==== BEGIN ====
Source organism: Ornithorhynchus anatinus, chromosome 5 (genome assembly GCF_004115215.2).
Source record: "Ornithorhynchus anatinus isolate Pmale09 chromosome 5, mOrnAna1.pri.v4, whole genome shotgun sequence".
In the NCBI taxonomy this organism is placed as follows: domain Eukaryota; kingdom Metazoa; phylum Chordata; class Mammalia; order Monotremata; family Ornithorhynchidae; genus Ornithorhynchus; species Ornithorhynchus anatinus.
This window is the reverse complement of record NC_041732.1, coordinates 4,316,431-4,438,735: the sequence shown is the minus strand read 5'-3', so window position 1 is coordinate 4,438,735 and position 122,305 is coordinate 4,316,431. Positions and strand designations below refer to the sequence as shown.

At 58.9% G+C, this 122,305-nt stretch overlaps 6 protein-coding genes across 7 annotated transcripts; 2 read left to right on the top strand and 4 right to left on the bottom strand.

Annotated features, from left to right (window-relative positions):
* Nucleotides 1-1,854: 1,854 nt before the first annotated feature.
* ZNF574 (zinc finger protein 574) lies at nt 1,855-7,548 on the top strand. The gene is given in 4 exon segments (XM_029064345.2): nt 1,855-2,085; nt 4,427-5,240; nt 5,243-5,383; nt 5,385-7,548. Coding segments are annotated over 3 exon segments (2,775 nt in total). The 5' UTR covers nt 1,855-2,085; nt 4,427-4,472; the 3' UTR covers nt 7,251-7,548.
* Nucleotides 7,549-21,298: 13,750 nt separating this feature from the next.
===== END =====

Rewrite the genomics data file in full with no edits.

Source organism: Ornithorhynchus anatinus, chromosome 5 (genome assembly GCF_004115215.2).
Source record: "Ornithorhynchus anatinus isolate Pmale09 chromosome 5, mOrnAna1.pri.v4, whole genome shotgun sequence".
In the NCBI taxonomy this organism is placed as follows: domain Eukaryota; kingdom Metazoa; phylum Chordata; class Mammalia; order Monotremata; family Ornithorhynchidae; genus Ornithorhynchus; species Ornithorhynchus anatinus.
This window is the reverse complement of record NC_041732.1, coordinates 4,316,431-4,438,735: the sequence shown is the minus strand read 5'-3', so window position 1 is coordinate 4,438,735 and position 122,305 is coordinate 4,316,431. Positions and strand designations below refer to the sequence as shown.

At 58.9% G+C, this 122,305-nt stretch overlaps 6 protein-coding genes across 7 annotated transcripts; 2 read left to right on the top strand and 4 right to left on the bottom strand.

Annotated features, from left to right (window-relative positions):
* Nucleotides 1-1,854: 1,854 nt before the first annotated feature.
* ZNF574 (zinc finger protein 574) lies at nt 1,855-7,548 on the top strand. The gene is given in 4 exon segments (XM_029064345.2): nt 1,855-2,085; nt 4,427-5,240; nt 5,243-5,383; nt 5,385-7,548. Coding segments are annotated over 3 exon segments (2,775 nt in total). The 5' UTR covers nt 1,855-2,085; nt 4,427-4,472; the 3' UTR covers nt 7,251-7,548.
* Nucleotides 7,549-21,298: 13,750 nt separating this feature from the next.